Antique bronze philosopher bookends by KBW circa 1914
Place this world-weary pair of philosophers around your books which contain the most wisdom. They are in excellent condition with light wear from over a century of age.
These solemn bookends were cast by Kathodion Bronze Works around 1914 in New York City. They are signed by the company on the back. Before filing for bankruptcy in 1918, KBW produced many high quality bronze bookends and other decorative goods. Their bookends were comprised of a plaster core encased in a substantial layer of bronze. These are known as bronze-clad, bronze-armored, or weighted bronze bookends. They were able to create these using the laborious electroforming process.
The electroforming process went roughly as follows. First, the manufacturer would create a plaster cast of the master sculpture and spray it with an electrically conductive coating. Then, they would hang the cast in a tank of plating solution while running an electric current through it via a wire in its base. Over the course of several days the cast would build up a coating of bronze. Then the manufacturer would remove the product from the tank and apply the finishing touches. The hallmark of electroformed bronze is the indentation in the product's base where the wire was severed.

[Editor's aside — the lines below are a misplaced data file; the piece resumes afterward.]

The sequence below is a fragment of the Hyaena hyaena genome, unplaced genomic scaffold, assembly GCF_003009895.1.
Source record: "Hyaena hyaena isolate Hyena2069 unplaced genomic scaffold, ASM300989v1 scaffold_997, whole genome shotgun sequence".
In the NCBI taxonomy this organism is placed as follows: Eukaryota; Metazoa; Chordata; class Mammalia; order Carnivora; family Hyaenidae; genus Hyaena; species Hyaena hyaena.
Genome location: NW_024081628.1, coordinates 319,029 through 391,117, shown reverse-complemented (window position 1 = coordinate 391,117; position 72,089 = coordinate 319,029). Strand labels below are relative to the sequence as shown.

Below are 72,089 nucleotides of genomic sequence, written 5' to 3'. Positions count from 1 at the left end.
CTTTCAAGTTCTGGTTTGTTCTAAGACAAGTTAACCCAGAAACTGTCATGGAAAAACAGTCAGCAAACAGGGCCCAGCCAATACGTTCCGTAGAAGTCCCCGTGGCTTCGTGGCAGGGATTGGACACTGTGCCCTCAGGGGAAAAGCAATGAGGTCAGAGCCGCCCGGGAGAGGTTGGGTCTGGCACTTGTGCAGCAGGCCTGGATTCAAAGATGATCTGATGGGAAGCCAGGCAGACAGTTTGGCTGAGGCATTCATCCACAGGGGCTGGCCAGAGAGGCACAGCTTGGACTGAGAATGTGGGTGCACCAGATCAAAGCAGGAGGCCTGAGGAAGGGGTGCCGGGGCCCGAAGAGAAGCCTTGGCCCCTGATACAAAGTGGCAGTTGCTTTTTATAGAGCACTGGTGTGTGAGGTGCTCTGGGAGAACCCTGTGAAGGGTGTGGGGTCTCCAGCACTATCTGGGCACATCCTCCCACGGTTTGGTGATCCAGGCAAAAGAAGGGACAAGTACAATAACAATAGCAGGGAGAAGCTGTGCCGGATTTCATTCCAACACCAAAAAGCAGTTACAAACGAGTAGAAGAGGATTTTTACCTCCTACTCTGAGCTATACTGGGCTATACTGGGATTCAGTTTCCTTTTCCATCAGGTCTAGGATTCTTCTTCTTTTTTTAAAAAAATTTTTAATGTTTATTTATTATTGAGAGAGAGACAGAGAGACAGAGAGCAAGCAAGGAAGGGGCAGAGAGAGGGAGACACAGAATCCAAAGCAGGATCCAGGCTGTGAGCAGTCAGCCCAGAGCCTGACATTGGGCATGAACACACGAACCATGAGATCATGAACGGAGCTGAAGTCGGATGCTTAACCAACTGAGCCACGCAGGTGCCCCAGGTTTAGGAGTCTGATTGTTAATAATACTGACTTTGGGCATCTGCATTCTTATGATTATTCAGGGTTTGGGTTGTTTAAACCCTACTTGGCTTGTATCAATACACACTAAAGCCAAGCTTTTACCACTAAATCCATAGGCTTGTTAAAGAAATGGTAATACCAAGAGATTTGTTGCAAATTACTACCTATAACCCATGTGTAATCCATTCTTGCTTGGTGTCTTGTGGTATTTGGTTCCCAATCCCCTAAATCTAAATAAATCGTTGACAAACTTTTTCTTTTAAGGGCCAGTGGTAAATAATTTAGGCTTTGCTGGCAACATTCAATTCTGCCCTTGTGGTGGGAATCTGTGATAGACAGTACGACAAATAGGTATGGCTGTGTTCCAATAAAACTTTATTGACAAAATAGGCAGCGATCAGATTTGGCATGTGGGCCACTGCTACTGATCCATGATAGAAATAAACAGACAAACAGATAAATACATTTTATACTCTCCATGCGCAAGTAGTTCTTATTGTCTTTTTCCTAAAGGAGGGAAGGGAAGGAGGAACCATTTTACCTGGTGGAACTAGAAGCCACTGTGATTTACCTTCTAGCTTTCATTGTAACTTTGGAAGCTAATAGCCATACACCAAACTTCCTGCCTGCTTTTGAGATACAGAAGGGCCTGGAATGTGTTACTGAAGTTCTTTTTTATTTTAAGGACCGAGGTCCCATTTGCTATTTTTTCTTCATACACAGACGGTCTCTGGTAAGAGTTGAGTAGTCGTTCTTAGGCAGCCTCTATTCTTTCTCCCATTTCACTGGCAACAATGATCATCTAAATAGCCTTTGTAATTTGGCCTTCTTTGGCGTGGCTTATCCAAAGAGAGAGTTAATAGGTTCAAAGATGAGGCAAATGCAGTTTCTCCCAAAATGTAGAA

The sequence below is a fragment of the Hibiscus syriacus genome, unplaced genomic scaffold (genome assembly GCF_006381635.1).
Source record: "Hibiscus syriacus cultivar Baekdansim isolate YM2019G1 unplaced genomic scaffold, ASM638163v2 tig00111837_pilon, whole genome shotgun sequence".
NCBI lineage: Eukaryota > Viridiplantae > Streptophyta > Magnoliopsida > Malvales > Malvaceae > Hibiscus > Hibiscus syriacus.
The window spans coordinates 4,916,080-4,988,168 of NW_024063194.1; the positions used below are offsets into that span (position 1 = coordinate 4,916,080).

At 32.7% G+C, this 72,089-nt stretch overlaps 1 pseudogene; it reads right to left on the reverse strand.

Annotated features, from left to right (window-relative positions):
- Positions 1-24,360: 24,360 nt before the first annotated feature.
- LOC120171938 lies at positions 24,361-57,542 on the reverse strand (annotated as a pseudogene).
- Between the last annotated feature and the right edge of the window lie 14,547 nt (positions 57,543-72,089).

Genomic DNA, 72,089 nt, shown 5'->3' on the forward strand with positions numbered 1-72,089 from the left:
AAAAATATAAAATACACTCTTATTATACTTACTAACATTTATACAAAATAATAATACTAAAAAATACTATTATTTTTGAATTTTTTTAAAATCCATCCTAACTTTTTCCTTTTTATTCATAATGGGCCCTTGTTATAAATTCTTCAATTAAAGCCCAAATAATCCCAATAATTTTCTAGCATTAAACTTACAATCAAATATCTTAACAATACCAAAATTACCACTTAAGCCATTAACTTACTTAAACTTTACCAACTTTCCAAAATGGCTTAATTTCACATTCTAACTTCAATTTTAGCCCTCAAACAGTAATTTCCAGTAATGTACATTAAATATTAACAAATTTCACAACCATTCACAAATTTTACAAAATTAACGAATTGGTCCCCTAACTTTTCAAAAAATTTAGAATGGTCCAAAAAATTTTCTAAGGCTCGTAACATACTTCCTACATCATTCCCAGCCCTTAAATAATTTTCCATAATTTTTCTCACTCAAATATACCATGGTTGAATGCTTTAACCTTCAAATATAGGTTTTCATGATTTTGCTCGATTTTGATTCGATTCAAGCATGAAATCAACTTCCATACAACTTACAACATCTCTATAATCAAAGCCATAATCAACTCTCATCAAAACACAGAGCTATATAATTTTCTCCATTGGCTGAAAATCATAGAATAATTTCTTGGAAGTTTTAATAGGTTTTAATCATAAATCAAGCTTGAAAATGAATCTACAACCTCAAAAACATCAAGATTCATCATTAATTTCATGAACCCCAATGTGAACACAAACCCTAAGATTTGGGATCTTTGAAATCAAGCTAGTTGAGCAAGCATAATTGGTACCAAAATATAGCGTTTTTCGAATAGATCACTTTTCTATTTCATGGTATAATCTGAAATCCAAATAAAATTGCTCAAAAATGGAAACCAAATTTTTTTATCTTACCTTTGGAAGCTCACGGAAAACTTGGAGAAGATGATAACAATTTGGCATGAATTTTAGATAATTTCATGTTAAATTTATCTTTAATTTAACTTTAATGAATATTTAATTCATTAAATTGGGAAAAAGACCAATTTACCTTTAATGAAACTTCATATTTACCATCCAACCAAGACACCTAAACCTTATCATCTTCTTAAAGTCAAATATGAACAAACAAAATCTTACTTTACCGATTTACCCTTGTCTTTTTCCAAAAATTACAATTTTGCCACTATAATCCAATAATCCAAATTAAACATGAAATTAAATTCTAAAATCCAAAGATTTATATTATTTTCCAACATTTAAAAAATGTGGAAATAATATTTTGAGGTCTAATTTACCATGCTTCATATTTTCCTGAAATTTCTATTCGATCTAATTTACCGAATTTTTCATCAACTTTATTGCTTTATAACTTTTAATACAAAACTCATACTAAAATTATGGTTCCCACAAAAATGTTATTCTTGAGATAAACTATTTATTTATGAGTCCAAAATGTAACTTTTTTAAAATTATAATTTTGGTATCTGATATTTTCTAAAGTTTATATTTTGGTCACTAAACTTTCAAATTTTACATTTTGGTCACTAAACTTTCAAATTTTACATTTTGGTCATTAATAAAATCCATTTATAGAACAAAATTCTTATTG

Each bookend is about 4 1/4" wide, 7 1/2" tall, and 4 3/4" deep. Together they weigh about 6 3/5 pounds. They have new felt.